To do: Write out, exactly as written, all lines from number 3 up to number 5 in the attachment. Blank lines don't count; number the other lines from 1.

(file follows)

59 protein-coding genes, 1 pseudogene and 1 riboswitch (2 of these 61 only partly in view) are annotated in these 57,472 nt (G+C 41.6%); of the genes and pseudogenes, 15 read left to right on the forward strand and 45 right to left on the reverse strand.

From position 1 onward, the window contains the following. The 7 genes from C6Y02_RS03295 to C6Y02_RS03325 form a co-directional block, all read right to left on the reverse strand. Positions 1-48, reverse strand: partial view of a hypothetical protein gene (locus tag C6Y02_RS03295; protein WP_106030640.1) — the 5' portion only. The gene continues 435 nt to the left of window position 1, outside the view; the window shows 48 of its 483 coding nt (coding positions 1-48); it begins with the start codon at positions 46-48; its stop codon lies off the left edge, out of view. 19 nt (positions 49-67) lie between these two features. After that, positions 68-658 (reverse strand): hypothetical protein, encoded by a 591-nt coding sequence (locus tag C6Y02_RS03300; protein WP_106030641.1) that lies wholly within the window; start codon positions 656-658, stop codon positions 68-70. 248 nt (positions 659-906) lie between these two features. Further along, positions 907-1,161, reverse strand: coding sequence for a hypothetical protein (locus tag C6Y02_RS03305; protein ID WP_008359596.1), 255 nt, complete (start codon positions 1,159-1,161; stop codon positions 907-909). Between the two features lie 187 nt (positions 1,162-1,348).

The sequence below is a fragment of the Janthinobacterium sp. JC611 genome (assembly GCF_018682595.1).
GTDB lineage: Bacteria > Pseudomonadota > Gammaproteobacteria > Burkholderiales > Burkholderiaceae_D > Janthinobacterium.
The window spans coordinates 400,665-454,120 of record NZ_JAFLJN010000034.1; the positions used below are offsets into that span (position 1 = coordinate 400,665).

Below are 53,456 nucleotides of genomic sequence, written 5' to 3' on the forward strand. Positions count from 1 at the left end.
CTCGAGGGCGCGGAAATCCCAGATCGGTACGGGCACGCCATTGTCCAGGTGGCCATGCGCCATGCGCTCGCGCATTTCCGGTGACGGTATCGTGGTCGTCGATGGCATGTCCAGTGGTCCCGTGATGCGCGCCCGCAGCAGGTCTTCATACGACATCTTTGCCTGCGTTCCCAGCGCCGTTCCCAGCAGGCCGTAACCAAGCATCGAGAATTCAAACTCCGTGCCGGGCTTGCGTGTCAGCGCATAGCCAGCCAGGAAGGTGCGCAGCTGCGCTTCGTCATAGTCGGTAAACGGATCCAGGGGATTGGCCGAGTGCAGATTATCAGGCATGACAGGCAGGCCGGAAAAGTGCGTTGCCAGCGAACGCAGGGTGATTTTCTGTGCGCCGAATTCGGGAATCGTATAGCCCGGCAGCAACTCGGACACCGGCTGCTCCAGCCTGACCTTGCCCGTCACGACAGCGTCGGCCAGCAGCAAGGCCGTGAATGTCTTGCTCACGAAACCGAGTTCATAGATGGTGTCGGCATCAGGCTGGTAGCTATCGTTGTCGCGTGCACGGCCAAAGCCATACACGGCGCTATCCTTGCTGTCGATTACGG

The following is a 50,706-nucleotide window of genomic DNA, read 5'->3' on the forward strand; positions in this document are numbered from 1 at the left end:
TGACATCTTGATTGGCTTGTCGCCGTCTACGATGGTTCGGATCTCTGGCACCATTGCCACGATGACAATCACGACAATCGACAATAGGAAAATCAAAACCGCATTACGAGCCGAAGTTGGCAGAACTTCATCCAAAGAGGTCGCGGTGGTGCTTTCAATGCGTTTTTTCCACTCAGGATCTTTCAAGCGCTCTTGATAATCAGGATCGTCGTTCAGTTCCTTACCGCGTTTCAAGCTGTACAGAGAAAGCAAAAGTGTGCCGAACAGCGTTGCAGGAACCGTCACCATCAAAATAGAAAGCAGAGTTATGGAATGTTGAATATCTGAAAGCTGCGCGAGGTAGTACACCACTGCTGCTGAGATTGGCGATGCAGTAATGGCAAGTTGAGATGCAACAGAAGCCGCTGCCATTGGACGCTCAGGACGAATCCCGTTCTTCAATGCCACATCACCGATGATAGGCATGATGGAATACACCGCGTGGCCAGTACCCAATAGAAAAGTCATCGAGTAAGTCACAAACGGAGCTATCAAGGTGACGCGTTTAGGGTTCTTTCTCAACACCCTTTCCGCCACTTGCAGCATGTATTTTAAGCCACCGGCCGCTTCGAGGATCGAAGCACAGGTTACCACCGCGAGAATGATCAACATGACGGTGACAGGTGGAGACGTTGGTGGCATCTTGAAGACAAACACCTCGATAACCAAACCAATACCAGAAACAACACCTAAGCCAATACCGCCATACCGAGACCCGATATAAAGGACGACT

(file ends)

The sequence below is a fragment of the Janthinobacterium sp. JC611 genome (assembly GCF_018682595.1).
GTDB lineage: Bacteria > Pseudomonadota > Gammaproteobacteria > Burkholderiales > Burkholderiaceae_D > Janthinobacterium.
The window spans coordinates 400,665-454,120 of record NZ_JAFLJN010000034.1; the positions used below are offsets into that span (position 1 = coordinate 400,665).